Although Maoism is derived from Marxism and remained fairly close to it in many respects, Mao's focus was on the peasantry and escape from China's feudal past rather than the proletariat and collective ownership of the means of production. The Great Leap Forward was driven by agricultural reform, the aim being to abolish private ownership of land and allow (or force) every peasant to join an agricultural collective. This was achieved by 1958. The collectivization of farming was accompanied by Maoist social policies, as well as banning all religious ceremonies and such feudal cultural practices as foot-binding.
The Cultural Revolution was even more focused on Maoist ideology than the Great Leap Forward. Its aim was to banish the final remaining elements of feudalism, capitalism, and traditional religion and philosophy from China, leaving Maoism without competition as the dominant ideology. Mao identified five types of people who opposed his ideology: landlords, rich farmers, counter-revolutionaries, conservatives, and so-called "bad elements." Those who belonged, or were accused of belonging, to any of these "Five Black Categories" were persecuted, and millions of them were killed.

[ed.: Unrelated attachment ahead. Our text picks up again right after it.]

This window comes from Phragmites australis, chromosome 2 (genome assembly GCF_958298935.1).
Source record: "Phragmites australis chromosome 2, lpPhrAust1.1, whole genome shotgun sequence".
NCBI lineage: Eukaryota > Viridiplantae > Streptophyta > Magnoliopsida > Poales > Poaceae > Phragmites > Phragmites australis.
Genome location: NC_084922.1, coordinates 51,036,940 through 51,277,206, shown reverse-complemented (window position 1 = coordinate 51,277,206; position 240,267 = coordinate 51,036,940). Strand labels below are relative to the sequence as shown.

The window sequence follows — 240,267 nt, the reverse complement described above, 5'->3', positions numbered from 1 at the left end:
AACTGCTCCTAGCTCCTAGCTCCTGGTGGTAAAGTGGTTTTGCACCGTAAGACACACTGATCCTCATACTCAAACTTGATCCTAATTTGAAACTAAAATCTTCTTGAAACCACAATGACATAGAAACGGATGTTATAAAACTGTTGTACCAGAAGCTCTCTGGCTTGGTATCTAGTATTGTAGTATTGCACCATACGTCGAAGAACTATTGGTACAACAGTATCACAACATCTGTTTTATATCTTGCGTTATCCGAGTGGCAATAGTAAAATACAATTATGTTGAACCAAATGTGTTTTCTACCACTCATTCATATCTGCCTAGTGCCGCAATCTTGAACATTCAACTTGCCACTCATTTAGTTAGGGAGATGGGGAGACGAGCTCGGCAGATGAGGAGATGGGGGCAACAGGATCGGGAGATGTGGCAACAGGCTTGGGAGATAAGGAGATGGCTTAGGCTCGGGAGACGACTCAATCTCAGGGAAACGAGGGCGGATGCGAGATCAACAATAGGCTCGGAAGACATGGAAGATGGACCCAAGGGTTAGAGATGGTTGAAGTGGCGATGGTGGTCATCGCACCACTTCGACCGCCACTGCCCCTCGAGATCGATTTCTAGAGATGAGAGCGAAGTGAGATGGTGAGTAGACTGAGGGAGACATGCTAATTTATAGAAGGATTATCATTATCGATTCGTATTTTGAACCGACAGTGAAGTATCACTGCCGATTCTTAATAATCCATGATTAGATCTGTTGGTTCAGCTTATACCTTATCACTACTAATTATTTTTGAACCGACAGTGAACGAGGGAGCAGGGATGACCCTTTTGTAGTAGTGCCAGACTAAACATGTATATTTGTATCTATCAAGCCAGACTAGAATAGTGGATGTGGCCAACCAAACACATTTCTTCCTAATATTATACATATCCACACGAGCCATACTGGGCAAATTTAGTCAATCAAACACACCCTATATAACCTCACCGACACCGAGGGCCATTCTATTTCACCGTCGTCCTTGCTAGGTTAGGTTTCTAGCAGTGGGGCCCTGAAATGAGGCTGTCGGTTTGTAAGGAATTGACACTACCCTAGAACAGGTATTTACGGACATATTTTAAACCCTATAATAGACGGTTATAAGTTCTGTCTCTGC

Unlike the Great Leap Forward and the Cultural Revolution, the Chinese Civil War is an ill-defined period. Many historians consider that it occurred intermittently between 1927 and 1949, but others argue that it lasted longer or even that it is still going on, given the lack of resolution between the Chinese mainland and Taiwan. It was around 1927 that Mao began to differentiate his ideas from mainstream Marxism, so the entire development of Maoism may be said to fall within the Civil War period, but the ideology had little or no influence on the way in which the war was actually fought.